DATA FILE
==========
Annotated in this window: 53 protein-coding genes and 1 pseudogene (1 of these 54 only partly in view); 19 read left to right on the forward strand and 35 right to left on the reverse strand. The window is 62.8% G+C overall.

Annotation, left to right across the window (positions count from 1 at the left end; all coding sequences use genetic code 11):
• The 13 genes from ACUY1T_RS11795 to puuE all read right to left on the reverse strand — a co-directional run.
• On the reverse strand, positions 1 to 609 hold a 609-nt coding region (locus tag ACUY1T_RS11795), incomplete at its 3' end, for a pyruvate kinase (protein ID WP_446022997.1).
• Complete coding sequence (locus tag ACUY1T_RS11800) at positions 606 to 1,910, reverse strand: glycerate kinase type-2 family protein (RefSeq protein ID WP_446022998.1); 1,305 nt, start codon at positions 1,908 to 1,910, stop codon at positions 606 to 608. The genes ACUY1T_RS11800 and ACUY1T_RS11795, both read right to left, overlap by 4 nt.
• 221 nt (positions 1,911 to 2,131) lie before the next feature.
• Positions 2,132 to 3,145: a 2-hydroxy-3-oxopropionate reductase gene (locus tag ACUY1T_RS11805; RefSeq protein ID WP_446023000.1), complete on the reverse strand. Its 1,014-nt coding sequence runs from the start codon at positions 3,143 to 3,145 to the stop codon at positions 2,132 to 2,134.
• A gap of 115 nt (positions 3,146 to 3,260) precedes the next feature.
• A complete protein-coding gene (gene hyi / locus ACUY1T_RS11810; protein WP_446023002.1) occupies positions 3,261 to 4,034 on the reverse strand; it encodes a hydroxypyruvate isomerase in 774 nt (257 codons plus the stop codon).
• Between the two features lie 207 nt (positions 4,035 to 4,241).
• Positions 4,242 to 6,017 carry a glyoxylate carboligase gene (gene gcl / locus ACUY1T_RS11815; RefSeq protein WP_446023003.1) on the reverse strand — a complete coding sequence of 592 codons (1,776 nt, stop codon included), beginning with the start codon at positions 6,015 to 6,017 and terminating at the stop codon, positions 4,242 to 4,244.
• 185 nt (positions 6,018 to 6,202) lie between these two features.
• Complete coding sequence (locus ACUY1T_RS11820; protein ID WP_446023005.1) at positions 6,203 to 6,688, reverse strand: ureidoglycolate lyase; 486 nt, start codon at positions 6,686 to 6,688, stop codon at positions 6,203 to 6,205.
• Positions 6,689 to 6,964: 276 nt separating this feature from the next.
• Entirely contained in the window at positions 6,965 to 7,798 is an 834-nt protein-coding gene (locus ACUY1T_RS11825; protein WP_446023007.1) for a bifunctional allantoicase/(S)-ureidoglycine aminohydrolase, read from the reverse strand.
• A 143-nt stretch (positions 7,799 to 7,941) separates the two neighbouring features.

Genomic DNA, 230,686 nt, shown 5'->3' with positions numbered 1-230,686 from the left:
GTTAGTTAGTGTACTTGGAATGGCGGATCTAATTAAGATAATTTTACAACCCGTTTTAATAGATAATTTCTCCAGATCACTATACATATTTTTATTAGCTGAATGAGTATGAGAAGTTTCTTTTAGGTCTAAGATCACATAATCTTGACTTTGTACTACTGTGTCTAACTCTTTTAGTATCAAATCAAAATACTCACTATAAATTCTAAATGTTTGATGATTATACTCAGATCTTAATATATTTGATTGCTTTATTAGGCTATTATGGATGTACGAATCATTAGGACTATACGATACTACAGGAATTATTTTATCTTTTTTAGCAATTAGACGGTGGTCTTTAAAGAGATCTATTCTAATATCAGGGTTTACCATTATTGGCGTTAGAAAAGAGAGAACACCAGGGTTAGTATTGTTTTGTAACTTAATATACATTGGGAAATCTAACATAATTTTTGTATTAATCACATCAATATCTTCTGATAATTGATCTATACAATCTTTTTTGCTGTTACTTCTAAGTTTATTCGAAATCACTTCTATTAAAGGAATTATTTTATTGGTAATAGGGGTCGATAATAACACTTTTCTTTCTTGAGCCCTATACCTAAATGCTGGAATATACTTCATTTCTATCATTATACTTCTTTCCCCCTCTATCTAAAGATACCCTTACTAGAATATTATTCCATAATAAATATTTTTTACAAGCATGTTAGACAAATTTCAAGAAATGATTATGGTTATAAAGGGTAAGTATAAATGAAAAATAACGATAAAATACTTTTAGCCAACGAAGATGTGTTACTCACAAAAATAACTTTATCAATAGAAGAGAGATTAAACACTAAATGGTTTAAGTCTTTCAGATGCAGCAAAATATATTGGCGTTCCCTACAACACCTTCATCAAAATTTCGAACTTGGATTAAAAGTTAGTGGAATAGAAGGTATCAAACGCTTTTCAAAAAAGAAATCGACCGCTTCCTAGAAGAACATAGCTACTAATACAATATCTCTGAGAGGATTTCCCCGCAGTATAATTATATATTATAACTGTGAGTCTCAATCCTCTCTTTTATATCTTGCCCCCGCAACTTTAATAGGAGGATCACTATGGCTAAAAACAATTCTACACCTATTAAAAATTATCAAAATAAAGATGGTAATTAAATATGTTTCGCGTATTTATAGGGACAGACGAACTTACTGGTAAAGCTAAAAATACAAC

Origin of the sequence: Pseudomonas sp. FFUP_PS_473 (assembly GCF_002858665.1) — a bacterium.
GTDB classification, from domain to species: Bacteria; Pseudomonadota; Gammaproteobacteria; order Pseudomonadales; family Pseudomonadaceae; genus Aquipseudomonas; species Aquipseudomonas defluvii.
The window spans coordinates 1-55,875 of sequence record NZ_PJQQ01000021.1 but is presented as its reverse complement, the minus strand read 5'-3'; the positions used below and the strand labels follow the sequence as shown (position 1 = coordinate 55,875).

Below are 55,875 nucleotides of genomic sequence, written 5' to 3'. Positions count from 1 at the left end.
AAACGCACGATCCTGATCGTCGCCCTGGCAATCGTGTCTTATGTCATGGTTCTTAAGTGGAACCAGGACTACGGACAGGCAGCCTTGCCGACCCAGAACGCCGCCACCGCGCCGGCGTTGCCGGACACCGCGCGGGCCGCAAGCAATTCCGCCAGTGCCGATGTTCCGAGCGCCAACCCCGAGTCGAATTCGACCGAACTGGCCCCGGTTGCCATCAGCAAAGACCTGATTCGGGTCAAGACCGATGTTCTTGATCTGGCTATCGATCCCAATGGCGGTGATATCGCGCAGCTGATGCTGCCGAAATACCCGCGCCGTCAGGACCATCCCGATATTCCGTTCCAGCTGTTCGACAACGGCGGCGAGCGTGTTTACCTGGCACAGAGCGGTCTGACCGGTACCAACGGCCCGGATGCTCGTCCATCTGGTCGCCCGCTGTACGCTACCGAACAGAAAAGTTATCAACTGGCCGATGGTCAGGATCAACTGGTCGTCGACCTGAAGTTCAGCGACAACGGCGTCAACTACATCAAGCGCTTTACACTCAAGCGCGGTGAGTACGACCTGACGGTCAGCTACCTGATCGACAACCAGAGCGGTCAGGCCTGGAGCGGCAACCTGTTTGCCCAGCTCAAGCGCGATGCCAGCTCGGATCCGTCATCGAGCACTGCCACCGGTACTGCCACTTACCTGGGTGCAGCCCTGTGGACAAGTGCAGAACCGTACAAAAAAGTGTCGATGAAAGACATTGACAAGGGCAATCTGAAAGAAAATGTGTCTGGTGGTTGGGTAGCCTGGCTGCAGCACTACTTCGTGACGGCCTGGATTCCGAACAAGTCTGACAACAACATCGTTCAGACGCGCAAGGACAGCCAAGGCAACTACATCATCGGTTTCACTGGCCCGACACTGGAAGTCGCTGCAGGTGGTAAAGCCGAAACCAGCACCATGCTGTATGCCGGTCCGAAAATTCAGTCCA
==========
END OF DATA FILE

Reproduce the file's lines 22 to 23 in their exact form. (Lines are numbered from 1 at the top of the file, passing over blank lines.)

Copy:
Below are 55,875 nucleotides of genomic sequence, written 5' to 3'. Positions count from 1 at the left end.
AAACGCACGATCCTGATCGTCGCCCTGGCAATCGTGTCTTATGTCATGGTTCTTAAGTGGAACCAGGACTACGGACAGGCAGCCTTGCCGACCCAGAACGCCGCCACCGCGCCGGCGTTGCCGGACACCGCGCGGGCCGCAAGCAATTCCGCCAGTGCCGATGTTCCGAGCGCCAACCCCGAGTCGAATTCGACCGAACTGGCCCCGGTTGCCATCAGCAAAGACCTGATTCGGGTCAAGACCGATGTTCTTGATCTGGCTATCGATCCCAATGGCGGTGATATCGCGCAGCTGATGCTGCCGAAATACCCGCGCCGTCAGGACCATCCCGATATTCCGTTCCAGCTGTTCGACAACGGCGGCGAGCGTGTTTACCTGGCACAGAGCGGTCTGACCGGTACCAACGGCCCGGATGCTCGTCCATCTGGTCGCCCGCTGTACGCTACCGAACAGAAAAGTTATCAACTGGCCGATGGTCAGGATCAACTGGTCGTCGACCTGAAGTTCAGCGACAACGGCGTCAACTACATCAAGCGCTTTACACTCAAGCGCGGTGAGTACGACCTGACGGTCAGCTACCTGATCGACAACCAGAGCGGTCAGGCCTGGAGCGGCAACCTGTTTGCCCAGCTCAAGCGCGATGCCAGCTCGGATCCGTCATCGAGCACTGCCACCGGTACTGCCACTTACCTGGGTGCAGCCCTGTGGACAAGTGCAGAACCGTACAAAAAAGTGTCGATGAAAGACATTGACAAGGGCAATCTGAAAGAAAATGTGTCTGGTGGTTGGGTAGCCTGGCTGCAGCACTACTTCGTGACGGCCTGGATTCCGAACAAGTCTGACAACAACATCGTTCAGACGCGCAAGGACAGCCAAGGCAACTACATCATCGGTTTCACTGGCCCGACACTGGAAGTCGCTGCAGGTGGTAAAGCCGAAACCAGCACCATGCTGTATGCCGGTCCGAAAATTCAGTCCA